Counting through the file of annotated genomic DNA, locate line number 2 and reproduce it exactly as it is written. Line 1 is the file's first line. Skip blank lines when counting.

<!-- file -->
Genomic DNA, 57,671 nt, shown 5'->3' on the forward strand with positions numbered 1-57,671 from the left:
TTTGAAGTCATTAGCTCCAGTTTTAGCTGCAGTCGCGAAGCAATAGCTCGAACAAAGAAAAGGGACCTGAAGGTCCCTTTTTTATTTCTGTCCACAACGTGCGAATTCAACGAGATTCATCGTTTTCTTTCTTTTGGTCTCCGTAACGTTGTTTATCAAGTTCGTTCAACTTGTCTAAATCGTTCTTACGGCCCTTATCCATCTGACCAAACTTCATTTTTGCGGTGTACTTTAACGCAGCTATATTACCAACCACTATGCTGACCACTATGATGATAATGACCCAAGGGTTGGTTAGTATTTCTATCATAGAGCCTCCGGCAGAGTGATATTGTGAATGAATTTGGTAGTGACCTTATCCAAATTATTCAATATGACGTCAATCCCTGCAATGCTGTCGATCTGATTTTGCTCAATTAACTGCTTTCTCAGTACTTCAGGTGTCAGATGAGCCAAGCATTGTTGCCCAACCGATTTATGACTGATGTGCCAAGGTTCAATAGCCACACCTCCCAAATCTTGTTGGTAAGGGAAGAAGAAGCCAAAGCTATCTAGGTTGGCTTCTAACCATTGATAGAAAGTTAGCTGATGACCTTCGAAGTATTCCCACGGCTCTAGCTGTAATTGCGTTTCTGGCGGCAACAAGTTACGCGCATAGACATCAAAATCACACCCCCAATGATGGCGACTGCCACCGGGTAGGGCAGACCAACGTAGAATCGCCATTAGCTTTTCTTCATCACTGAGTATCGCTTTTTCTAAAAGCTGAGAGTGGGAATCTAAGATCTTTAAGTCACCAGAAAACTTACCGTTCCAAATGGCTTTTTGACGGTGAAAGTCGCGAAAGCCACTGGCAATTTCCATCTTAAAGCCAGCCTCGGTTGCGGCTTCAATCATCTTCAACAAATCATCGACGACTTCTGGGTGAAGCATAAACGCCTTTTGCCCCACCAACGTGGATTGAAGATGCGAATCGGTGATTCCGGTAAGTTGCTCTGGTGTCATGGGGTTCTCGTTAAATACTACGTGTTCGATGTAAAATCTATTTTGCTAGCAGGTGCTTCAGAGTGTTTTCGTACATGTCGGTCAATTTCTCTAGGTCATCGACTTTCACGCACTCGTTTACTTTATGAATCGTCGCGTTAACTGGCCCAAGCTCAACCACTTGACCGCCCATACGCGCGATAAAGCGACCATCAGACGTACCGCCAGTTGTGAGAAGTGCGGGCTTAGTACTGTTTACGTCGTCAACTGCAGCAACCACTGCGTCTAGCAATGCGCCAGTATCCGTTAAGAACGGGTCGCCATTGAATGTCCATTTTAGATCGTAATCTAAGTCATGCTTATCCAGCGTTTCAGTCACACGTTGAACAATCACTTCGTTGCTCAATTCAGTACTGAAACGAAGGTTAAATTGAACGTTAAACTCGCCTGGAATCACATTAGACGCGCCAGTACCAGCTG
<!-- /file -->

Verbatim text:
TTTGAAGTCATTAGCTCCAGTTTTAGCTGCAGTCGCGAAGCAATAGCTCGAACAAAGAAAAGGGACCTGAAGGTCCCTTTTTTATTTCTGTCCACAACGTGCGAATTCAACGAGATTCATCGTTTTCTTTCTTTTGGTCTCCGTAACGTTGTTTATCAAGTTCGTTCAACTTGTCTAAATCGTTCTTACGGCCCTTATCCATCTGACCAAACTTCATTTTTGCGGTGTACTTTAACGCAGCTATATTACCAACCACTATGCTGACCACTATGATGATAATGACCCAAGGGTTGGTTAGTATTTCTATCATAGAGCCTCCGGCAGAGTGATATTGTGAATGAATTTGGTAGTGACCTTATCCAAATTATTCAATATGACGTCAATCCCTGCAATGCTGTCGATCTGATTTTGCTCAATTAACTGCTTTCTCAGTACTTCAGGTGTCAGATGAGCCAAGCATTGTTGCCCAACCGATTTATGACTGATGTGCCAAGGTTCAATAGCCACACCTCCCAAATCTTGTTGGTAAGGGAAGAAGAAGCCAAAGCTATCTAGGTTGGCTTCTAACCATTGATAGAAAGTTAGCTGATGACCTTCGAAGTATTCCCACGGCTCTAGCTGTAATTGCGTTTCTGGCGGCAACAAGTTACGCGCATAGACATCAAAATCACACCCCCAATGATGGCGACTGCCACCGGGTAGGGCAGACCAACGTAGAATCGCCATTAGCTTTTCTTCATCACTGAGTATCGCTTTTTCTAAAAGCTGAGAGTGGGAATCTAAGATCTTTAAGTCACCAGAAAACTTACCGTTCCAAATGGCTTTTTGACGGTGAAAGTCGCGAAAGCCACTGGCAATTTCCATCTTAAAGCCAGCCTCGGTTGCGGCTTCAATCATCTTCAACAAATCATCGACGACTTCTGGGTGAAGCATAAACGCCTTTTGCCCCACCAACGTGGATTGAAGATGCGAATCGGTGATTCCGGTAAGTTGCTCTGGTGTCATGGGGTTCTCGTTAAATACTACGTGTTCGATGTAAAATCTATTTTGCTAGCAGGTGCTTCAGAGTGTTTTCGTACATGTCGGTCAATTTCTCTAGGTCATCGACTTTCACGCACTCGTTTACTTTATGAATCGTCGCGTTAACTGGCCCAAGCTCAACCACTTGACCGCCCATACGCGCGATAAAGCGACCATCAGACGTACCGCCAGTTGTGAGAAGTGCGGGCTTAGTACTGTTTACGTCGTCAACTGCAGCAACCACTGCGTCTAGCAATGCGCCAGTATCCGTTAAGAACGGGTCGCCATTGAATGTCCATTTTAGATCGTAATCTAAGTCATGCTTATCCAGCGTTTCAGTCACACGTTGAACAATCACTTCGTTGCTCAATTCAGTACTGAAACGAAGGTTAAATTGAACGTTAAACTCGCCTGGAATCACATTAGACGCGCCAGTACCAGCTG